Global smartphone sales saw their worst contraction ever in 2018, and the outlook for 2019 isn’t much better, new surveys shows. Worldwide handset volumes declined 4.1 percent in 2018 to a total of 1.4 billion units shipped for the full year, according to research firm IDC, which sees a potential for further declines this year.
“Globally the smartphone market is a mess right now,” said IDC analyst Ryan Reith. “Outside of a handful of high-growth markets like India, Indonesia, [South] Korea and Vietnam, we did not see a lot of positive activity in 2018.”
Reith said the market has been hit by consumers waiting longer to replace their phones, frustration around the high cost of premium devices, and political and economic uncertainty. Other market research firms offered additional reasons for the downturn in their reports: Strategy Analytics also cited economic headwinds, while IHS noted political effects on sales, like the US-China trade dispute driving a patriotic fervor in the latter country for citizens to buy smartphones from Chinese manufacturers (Huawei, Xiaomi, etc).
Alongside rising smartphone prices, there are other reasons consumers held on to old phones, like continued security updates and OS upgrades to older devices. But some wounds were self-inflicted: Apple openly noted that its cheap battery replacement program contributed to fewer iPhones sold than anticipated. The smartphone market also failed to introduce any great innovations to captivate consumers. Manufacturers still tried to push sales with extra features like improved AI, triple-lens cameras, full-screen displays, in-screen fingerprint scanners and other additions – but none drove sales as a must-have tech development.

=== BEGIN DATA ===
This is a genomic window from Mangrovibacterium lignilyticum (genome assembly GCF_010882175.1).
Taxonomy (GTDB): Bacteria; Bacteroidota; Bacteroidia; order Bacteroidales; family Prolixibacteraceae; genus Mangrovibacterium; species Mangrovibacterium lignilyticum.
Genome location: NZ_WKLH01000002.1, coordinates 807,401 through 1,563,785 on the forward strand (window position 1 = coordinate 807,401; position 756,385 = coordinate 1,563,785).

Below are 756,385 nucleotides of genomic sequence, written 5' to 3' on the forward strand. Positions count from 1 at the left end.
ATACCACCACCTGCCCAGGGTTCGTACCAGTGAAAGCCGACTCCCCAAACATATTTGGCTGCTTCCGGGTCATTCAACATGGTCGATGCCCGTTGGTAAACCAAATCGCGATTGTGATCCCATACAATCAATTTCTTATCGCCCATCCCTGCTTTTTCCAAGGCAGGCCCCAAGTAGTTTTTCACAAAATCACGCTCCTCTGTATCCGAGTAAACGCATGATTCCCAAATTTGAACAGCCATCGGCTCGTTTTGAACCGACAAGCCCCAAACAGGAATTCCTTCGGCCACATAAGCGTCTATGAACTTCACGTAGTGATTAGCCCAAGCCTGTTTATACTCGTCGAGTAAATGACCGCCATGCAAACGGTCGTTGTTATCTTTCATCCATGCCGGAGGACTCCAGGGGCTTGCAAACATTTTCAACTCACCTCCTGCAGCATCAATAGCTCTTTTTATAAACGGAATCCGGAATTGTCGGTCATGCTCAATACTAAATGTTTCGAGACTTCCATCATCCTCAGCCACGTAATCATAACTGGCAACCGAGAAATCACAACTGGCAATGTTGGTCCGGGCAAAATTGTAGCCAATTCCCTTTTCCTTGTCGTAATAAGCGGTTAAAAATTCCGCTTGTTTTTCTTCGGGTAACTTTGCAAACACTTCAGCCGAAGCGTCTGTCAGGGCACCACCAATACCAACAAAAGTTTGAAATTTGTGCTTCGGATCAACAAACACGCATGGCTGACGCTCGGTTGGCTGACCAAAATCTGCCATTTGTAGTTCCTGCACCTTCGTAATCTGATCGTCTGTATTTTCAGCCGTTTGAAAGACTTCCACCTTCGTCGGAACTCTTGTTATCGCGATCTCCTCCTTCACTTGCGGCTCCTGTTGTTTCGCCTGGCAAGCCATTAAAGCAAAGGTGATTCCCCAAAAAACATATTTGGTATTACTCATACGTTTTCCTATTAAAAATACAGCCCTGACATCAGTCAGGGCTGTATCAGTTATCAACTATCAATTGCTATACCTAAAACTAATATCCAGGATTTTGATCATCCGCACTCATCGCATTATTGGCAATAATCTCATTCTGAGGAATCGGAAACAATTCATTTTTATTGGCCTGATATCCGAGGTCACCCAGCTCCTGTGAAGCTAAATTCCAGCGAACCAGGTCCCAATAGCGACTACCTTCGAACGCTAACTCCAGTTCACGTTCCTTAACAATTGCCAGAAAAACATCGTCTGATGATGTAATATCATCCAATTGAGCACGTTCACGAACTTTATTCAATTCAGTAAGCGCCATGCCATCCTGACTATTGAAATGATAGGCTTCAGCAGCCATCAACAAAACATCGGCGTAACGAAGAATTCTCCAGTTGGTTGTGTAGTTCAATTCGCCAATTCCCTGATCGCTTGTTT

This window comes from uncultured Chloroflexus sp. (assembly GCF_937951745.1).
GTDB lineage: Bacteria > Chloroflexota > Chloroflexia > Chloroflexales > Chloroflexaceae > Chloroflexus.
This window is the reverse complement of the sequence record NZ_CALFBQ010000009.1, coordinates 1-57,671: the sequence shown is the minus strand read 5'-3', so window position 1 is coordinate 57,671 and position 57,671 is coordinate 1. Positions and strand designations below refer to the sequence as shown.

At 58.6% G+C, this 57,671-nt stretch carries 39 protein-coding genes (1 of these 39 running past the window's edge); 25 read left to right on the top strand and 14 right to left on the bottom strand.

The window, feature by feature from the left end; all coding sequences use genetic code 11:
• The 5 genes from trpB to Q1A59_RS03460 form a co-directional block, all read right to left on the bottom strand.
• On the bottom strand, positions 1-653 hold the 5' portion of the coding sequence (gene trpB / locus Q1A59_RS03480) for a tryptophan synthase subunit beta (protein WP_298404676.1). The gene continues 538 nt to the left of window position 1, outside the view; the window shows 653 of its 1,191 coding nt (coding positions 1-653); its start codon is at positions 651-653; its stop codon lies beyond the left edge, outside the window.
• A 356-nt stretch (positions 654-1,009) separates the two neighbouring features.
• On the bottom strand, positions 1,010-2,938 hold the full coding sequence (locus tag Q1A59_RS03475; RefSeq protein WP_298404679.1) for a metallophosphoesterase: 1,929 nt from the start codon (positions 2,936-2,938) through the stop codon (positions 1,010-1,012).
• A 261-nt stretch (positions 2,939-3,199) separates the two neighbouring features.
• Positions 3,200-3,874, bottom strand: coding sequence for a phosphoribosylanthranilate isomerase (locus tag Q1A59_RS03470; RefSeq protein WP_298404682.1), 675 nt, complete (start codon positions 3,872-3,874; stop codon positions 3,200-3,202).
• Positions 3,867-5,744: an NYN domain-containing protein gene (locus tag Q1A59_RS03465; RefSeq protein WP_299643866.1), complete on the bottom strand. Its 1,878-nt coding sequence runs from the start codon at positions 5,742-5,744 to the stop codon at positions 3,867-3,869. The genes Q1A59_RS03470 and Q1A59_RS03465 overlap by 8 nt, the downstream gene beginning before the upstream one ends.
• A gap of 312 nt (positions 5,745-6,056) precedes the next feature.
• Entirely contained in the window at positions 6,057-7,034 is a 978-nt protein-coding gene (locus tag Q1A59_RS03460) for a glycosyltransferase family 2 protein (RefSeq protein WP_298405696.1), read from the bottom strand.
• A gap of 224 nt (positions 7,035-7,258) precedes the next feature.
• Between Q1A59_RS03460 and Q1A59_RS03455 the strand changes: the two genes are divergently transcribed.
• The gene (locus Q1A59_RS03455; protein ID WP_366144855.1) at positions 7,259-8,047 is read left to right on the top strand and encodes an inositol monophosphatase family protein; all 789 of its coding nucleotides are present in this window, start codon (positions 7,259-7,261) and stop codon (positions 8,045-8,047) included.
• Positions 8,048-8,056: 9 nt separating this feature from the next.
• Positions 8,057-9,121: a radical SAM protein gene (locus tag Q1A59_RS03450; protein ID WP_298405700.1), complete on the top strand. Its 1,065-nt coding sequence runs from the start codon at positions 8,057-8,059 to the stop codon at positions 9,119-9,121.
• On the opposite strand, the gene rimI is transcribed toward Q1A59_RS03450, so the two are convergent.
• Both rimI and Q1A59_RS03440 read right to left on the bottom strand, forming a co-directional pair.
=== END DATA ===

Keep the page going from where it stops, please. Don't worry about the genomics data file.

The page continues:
Aside from noting the reasons behind the shipment decline, the reports (from Counterpoint Research, Strategy Analytics and IHS) cited other changes from 2017 to 2018 – namely, market share.
Samsung remains at the top with 19% of all smartphones shipped across the world, though its 318 million units shipped in 2017 dropped 8% to 291 million. Apple retains second place per these reports with 14% share and 206 million units sold, though third-place Huawei briefly claimed that spot last fall – but the real story is that Huawei rose from 10% market share in 2017 with 153 million units shipped to vie with Apple in 2018 at 14% market share by shipping 205 million units.
The big surprise at the lower end of the market share pie: HMD Global’s Nokia line shipped 15 million units last year, up from 5 million in 2017. The rest of the phones shipped saw a trend-reflected 22% drop in units shipped, from 429 million in 2017 to 336 million last year. Thus, the winners this year were those who retained their shipment numbers despite a less friendly consumer base.
It’s still too early to predict what the 2019 market will look like. But factoring in all that happened to the market last year, it isn’t looking all that good. Manufacturers can only hope foldable displays, no notch and punch hole cameras will help get consumers interested.